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Will the Frozen Capital Markets Thaw in Spring? 🥶

Investors are praying for financing liquidity to return to normal next year. Fortunately, Marcus & Millichap’s (MMI) Institutional Property Advisors division shared some positive predictions despite unrelenting economic uncertainty.

Will the Frozen Capital Markets Thaw in Spring? 🥶

Investors are praying for financing liquidity to return to normal next year. Fortunately, Marcus & Millichap’s (MMI) Institutional Property Advisors division shared some positive predictions despite unrelenting economic uncertainty.

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In today’s email: Voters in Los Angeles have taken a drastic step towards creating more affordable housing and reducing homelessness. The availability of financing remains a top concern among institutional investors for 2023. And while most headlines today about the office market are doom and gloom—the reality looks quite a bit different. Let's dive in!

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MANSION TAX

LA Approves Tax Increase on Real Estate Deals Over $5 Million to Boost Housing

LA voters have just approved Proposition ULA to create more affordable housing and reduce homelessness. Starting April 1st, 2023, Proposition ULA will boost the one-time transfer tax to 4.0% for deals between $5–$10M, and 5.5% for deals over $10M (up from just 0.45% on all sales).

Mind the gap: According to a report by the California Housing Partnership, LA County residents need 120% of the area median income to rent a 2-bedroom apartment. It’s no surprise that nearly 42,000 people sleep on the streets, inside cars, or in shelters each night. At the same time, mansions in Beverly Hills often sell for upwards of $100M.

Potential side-effects: The approval of Proposition ULA was not unanimous, to say the least. While the measure was backed by housing advocates, neither Mayor-elect Karen Bass nor her opponent Rick Caruso supported it. Critics argued the initiative could make housing even less affordable because of increased buying costs for landlords.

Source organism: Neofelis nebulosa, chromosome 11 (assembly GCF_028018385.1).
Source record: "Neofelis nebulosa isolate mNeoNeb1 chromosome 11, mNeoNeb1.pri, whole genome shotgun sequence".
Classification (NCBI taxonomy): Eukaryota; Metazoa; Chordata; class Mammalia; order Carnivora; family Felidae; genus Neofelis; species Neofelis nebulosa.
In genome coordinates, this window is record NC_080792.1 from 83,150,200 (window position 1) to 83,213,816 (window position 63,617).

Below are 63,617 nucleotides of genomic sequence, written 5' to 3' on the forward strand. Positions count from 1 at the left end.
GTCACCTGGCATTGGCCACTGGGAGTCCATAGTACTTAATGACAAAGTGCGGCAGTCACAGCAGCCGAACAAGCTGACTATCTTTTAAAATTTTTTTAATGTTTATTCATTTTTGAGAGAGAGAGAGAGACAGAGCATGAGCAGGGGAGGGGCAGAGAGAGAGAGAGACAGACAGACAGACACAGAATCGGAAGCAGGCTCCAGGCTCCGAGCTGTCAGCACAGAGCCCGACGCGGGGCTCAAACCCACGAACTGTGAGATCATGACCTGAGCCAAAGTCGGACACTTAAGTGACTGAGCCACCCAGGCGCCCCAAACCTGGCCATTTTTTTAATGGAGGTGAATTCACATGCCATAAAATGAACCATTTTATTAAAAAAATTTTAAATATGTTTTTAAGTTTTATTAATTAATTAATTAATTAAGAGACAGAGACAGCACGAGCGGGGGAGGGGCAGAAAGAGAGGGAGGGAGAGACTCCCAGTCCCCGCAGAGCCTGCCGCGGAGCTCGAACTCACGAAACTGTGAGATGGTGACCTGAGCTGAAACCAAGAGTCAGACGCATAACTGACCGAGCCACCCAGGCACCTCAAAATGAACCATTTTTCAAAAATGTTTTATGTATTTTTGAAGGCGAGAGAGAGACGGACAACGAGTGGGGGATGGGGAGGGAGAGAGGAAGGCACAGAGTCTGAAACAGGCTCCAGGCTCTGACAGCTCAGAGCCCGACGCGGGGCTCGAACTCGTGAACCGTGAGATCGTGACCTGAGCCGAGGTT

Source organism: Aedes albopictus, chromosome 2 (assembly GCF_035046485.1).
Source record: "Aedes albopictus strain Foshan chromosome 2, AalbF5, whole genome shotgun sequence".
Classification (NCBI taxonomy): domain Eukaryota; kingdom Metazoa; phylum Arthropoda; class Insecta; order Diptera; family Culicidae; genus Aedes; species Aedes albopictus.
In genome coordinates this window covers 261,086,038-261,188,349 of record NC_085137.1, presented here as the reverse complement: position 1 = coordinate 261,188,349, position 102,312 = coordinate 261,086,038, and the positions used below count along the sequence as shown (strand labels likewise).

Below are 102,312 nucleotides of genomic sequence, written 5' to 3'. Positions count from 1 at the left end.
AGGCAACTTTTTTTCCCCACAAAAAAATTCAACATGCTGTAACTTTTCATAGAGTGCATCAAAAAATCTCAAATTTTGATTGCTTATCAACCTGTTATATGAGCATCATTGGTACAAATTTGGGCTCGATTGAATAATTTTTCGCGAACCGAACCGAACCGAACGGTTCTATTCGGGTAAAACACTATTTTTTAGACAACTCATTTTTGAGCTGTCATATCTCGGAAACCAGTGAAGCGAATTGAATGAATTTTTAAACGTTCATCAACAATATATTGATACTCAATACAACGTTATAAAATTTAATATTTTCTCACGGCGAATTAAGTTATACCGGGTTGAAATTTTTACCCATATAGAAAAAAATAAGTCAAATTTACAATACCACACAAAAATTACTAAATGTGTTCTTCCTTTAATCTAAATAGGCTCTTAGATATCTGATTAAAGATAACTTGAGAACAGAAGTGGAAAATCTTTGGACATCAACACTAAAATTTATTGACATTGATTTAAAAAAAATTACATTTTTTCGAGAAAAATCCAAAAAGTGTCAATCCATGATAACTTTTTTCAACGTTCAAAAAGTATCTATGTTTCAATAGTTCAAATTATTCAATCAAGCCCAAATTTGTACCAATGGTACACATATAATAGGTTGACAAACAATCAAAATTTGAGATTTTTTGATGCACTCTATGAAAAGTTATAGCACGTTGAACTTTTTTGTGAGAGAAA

➥ THE TAKEAWAY 

The bottom line: Proposition ULA will raise an estimated $600M to $1.1B of tax revenue per year, with 70% of the funding going to affordable housing, and the rest to homelessness prevention. In 2016, LA city taxpayers approved similar legislation (Measure HHH), a $1.2B bond measure to finance more than 10,000 housing units for the homeless. So far it has proven to be a success. But only time will tell if ULA can do the same.

DEEP FREEZE

Will the Frozen Capital Markets Thaw in Spring 2023?

Investors are praying for financing liquidity to return to normal next year. Fortunately, Marcus & Millichap’s (MMI) Institutional Property Advisors division shared some positive predictions despite unrelenting economic uncertainty. 

Cash remains king: Permanent bank debt and debt-fund bridge debt spreads are expected to remain high early next year. In other words, cash buyers unconstrained by the capital markets will have a leg-up to buy quality assets at attractive price points. 

CRE sharks lurking: With substantial loan maturities in 2023, rescue capital, mezzanine debt, and preferred equity from CRE funds will be in high demand. Expect these funds to take advantage of dislocations, underwriting 15–20% IRRs.

➥ THE TAKEAWAY 

Spring is coming: MMI’s capital markets team expects inflation will fall lower than CPI indicators, so the Fed should slow rate hikes going into the new year. A rate hiking slowdown, barring any other black swan events, should lead to a gradual thaw in the capital markets by mid-to-late 2023. 

REALITY CHECK

Investors are Still Waiting to Capitalize on Office Sector Distress